It was 11.29am. Having been excused from work I stood with 20 or 30 others in the queue. There were sixth-formers who had skived school to be there. Smart-looking young professionals from the Home Office across the road. Eager tourists just coming along for the ride (and possibly receiving something far less exciting than they were anticipating). The deadline was midday. Would I make it? Would I get to the front in time? Would I relay my name to the barista and receive my brand spanking new special free latte?

I arrived at the glass-top counter at 11.47 and proudly declared: 'I'm Phoebe.' The lovely barista looked apologetically at me, and asked, 'Fevey?' already writing it incorrectly on the cup. Not wanting to be rude, or to anger the 100 or so people impatiently waiting behind me, I nodded my head and smiled. And thus began the endless name fiasco of the past few months. So far I have had: Fibi, Fevey, Fibey, Phoebbee, Phiby and perhaps most magnificently, Bebey. Perhaps this is a wake-up call that I need to enunciate my words more clearly. And I am also no saint in the name department. I discovered last week that I have been calling a young lady at church by entirely the wrong name for months – and now make a point of mentioning her name at least 20 times a minute when speaking to her.
Why is it that names are so significant? Why are they so important to get right? Why do I feel so alienated from my glorious hazelnut soy latte when it has 'FIBI' plastered across the top?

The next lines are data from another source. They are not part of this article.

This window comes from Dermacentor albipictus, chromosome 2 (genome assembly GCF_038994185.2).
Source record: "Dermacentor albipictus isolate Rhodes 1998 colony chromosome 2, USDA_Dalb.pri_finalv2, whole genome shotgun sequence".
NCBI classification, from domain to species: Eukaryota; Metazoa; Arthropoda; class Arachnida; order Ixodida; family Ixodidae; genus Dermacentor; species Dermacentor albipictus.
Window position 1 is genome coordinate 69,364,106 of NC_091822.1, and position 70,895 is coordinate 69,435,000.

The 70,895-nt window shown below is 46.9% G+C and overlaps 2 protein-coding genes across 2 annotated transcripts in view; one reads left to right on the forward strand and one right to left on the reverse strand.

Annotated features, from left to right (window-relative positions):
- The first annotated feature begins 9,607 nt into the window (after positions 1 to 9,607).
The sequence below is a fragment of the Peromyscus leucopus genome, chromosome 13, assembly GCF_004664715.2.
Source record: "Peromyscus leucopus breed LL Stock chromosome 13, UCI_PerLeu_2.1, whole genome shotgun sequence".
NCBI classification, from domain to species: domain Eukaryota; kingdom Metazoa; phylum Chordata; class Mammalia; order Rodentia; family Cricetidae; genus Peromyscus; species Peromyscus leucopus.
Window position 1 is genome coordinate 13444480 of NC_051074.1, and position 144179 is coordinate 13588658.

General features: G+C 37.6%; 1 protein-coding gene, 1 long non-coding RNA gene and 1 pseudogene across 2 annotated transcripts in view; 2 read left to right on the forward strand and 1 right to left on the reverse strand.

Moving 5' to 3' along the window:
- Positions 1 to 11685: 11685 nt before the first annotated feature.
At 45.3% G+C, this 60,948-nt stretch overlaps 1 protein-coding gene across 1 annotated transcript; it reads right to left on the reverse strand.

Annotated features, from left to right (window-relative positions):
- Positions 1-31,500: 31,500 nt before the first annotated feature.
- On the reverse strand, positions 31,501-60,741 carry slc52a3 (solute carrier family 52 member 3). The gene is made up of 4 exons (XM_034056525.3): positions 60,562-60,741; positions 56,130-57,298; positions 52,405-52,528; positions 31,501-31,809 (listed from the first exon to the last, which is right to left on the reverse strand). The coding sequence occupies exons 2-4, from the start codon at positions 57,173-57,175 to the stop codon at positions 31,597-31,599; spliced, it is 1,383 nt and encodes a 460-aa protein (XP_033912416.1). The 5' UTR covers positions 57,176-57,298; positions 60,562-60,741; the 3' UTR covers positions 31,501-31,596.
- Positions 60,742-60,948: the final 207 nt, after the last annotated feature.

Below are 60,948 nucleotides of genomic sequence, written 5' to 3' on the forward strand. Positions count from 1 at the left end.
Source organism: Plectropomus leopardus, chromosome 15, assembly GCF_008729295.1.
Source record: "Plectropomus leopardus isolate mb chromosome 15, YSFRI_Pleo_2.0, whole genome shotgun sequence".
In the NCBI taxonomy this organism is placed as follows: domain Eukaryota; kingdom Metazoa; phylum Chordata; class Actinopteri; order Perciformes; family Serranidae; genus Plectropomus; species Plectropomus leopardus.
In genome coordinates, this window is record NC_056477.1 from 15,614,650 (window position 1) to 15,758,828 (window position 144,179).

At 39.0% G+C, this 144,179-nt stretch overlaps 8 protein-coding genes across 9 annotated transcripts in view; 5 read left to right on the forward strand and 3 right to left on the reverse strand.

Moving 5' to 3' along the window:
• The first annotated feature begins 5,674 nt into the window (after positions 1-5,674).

Names are significant in the Bible. One of the most wonderful biblical passages for me comes in Revelation. Often when I imagine heaven, I think of a huge sea of people, all singing praises to God. Usually I am at the back of the crowd, and God is in the distance. He is unreachable somehow, and I am lost in the sea of worshippers. But actually, this isn't the picture we get from the Bible.

In Revelation 2:17 it says, 'And I will give to each one a white stone, and on the stone will be engraved a new name that no one understands except the one who receives it' (NLT). God will give us a new name, a name that only we know. The Message translation calls it a 'secret' name; it's a private thing in our relationship with God, a special way in which we, and only we, will relate to him.

Definitely not a sea of people. Hand-picked. Identified. Unique. Personal.

God knows my name. And it certainly isn't Fevey.